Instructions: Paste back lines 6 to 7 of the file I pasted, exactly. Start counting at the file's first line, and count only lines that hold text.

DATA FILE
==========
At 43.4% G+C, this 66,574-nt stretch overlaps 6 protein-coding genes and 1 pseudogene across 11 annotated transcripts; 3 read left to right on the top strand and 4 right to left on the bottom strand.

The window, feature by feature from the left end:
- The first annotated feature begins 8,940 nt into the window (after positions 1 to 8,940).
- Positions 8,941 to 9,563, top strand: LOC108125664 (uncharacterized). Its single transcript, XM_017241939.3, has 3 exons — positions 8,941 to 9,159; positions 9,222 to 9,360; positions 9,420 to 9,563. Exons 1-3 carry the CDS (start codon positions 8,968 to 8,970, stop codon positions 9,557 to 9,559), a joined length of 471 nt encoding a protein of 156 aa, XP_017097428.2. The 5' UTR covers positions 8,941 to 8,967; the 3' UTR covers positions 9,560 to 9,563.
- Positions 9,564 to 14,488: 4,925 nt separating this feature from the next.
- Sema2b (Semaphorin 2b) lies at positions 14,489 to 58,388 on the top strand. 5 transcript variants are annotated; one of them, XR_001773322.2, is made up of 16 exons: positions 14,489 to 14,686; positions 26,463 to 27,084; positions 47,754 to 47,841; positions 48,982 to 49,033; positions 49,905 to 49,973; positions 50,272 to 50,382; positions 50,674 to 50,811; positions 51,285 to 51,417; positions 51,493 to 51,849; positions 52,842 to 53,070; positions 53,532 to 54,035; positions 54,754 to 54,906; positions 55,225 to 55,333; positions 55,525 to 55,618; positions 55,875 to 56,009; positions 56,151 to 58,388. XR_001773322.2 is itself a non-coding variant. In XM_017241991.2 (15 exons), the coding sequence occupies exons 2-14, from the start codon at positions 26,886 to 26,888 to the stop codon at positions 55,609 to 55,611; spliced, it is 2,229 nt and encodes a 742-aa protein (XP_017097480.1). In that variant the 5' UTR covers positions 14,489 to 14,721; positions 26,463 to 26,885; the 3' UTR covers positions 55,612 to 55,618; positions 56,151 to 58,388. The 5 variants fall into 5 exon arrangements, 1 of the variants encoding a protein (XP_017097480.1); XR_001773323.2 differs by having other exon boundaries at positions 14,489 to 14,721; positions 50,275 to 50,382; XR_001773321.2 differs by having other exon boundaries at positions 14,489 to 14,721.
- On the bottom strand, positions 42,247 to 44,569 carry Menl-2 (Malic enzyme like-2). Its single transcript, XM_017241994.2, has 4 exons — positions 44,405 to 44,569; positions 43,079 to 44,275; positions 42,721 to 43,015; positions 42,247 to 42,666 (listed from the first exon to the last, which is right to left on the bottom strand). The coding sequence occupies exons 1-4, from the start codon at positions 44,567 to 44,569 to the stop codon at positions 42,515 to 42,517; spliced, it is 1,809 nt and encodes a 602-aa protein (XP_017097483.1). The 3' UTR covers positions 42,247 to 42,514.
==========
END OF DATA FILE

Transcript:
- Sema2b (Semaphorin 2b) lies at positions 14,489 to 58,388 on the top strand. 5 transcript variants are annotated; one of them, XR_001773322.2, is made up of 16 exons: positions 14,489 to 14,686; positions 26,463 to 27,084; positions 47,754 to 47,841; positions 48,982 to 49,033; positions 49,905 to 49,973; positions 50,272 to 50,382; positions 50,674 to 50,811; positions 51,285 to 51,417; positions 51,493 to 51,849; positions 52,842 to 53,070; positions 53,532 to 54,035; positions 54,754 to 54,906; positions 55,225 to 55,333; positions 55,525 to 55,618; positions 55,875 to 56,009; positions 56,151 to 58,388. XR_001773322.2 is itself a non-coding variant. In XM_017241991.2 (15 exons), the coding sequence occupies exons 2-14, from the start codon at positions 26,886 to 26,888 to the stop codon at positions 55,609 to 55,611; spliced, it is 2,229 nt and encodes a 742-aa protein (XP_017097480.1). In that variant the 5' UTR covers positions 14,489 to 14,721; positions 26,463 to 26,885; the 3' UTR covers positions 55,612 to 55,618; positions 56,151 to 58,388. The 5 variants fall into 5 exon arrangements, 1 of the variants encoding a protein (XP_017097480.1); XR_001773323.2 differs by having other exon boundaries at positions 14,489 to 14,721; positions 50,275 to 50,382; XR_001773321.2 differs by having other exon boundaries at positions 14,489 to 14,721.
- On the bottom strand, positions 42,247 to 44,569 carry Menl-2 (Malic enzyme like-2). Its single transcript, XM_017241994.2, has 4 exons — positions 44,405 to 44,569; positions 43,079 to 44,275; positions 42,721 to 43,015; positions 42,247 to 42,666 (listed from the first exon to the last, which is right to left on the bottom strand). The coding sequence occupies exons 1-4, from the start codon at positions 44,567 to 44,569 to the stop codon at positions 42,515 to 42,517; spliced, it is 1,809 nt and encodes a 602-aa protein (XP_017097483.1). The 3' UTR covers positions 42,247 to 42,514.